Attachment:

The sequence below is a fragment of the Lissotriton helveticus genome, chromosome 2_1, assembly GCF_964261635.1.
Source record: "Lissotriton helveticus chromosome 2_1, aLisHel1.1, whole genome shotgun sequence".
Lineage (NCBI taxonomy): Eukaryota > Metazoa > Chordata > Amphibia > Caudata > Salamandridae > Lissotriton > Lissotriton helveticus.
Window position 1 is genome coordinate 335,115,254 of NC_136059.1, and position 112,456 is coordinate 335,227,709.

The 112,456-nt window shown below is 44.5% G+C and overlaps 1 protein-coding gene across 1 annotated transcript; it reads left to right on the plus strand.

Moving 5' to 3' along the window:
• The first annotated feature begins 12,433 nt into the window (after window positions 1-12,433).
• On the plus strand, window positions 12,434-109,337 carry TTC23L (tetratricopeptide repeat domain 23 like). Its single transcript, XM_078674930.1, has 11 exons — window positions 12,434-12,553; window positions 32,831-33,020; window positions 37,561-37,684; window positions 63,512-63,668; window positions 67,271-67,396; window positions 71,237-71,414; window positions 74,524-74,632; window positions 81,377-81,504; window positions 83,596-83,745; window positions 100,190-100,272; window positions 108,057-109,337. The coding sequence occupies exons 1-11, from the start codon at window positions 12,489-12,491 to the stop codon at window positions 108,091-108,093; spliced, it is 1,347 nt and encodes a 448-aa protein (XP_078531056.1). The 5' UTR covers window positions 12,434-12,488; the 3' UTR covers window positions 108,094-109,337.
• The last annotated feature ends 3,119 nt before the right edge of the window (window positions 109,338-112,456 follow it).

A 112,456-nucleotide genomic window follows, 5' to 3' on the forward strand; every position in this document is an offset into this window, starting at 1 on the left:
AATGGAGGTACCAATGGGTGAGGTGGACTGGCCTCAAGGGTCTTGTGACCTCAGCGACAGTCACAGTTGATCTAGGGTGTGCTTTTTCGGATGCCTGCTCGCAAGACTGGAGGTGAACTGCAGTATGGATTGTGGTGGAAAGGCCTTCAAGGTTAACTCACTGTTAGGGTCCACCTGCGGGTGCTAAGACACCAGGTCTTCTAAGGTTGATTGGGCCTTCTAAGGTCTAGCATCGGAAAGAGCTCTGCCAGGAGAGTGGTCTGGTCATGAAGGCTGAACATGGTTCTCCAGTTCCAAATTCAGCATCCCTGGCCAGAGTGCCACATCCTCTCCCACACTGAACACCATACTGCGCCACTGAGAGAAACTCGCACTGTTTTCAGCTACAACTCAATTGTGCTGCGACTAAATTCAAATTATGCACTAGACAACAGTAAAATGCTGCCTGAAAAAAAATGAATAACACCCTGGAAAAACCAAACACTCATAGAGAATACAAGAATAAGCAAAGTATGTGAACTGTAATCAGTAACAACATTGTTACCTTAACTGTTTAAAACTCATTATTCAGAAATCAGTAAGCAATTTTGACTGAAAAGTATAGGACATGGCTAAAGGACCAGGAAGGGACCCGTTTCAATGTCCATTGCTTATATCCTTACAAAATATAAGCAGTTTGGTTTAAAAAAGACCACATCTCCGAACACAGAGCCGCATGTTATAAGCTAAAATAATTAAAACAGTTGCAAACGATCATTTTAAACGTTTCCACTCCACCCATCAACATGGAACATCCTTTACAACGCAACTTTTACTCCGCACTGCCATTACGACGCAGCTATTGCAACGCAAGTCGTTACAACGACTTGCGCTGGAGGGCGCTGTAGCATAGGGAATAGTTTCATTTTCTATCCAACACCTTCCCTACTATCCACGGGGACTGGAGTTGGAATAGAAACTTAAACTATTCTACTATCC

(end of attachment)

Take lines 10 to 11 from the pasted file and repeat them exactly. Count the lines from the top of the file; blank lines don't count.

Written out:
A 112,456-nucleotide genomic window follows, 5' to 3' on the forward strand; every position in this document is an offset into this window, starting at 1 on the left:
AATGGAGGTACCAATGGGTGAGGTGGACTGGCCTCAAGGGTCTTGTGACCTCAGCGACAGTCACAGTTGATCTAGGGTGTGCTTTTTCGGATGCCTGCTCGCAAGACTGGAGGTGAACTGCAGTATGGATTGTGGTGGAAAGGCCTTCAAGGTTAACTCACTGTTAGGGTCCACCTGCGGGTGCTAAGACACCAGGTCTTCTAAGGTTGATTGGGCCTTCTAAGGTCTAGCATCGGAAAGAGCTCTGCCAGGAGAGTGGTCTGGTCATGAAGGCTGAACATGGTTCTCCAGTTCCAAATTCAGCATCCCTGGCCAGAGTGCCACATCCTCTCCCACACTGAACACCATACTGCGCCACTGAGAGAAACTCGCACTGTTTTCAGCTACAACTCAATTGTGCTGCGACTAAATTCAAATTATGCACTAGACAACAGTAAAATGCTGCCTGAAAAAAAATGAATAACACCCTGGAAAAACCAAACACTCATAGAGAATACAAGAATAAGCAAAGTATGTGAACTGTAATCAGTAACAACATTGTTACCTTAACTGTTTAAAACTCATTATTCAGAAATCAGTAAGCAATTTTGACTGAAAAGTATAGGACATGGCTAAAGGACCAGGAAGGGACCCGTTTCAATGTCCATTGCTTATATCCTTACAAAATATAAGCAGTTTGGTTTAAAAAAGACCACATCTCCGAACACAGAGCCGCATGTTATAAGCTAAAATAATTAAAACAGTTGCAAACGATCATTTTAAACGTTTCCACTCCACCCATCAACATGGAACATCCTTTACAACGCAACTTTTACTCCGCACTGCCATTACGACGCAGCTATTGCAACGCAAGTCGTTACAACGACTTGCGCTGGAGGGCGCTGTAGCATAGGGAATAGTTTCATTTTCTATCCAACACCTTCCCTACTATCCACGGGGACTGGAGTTGGAATAGAAACTTAAACTATTCTACTATCC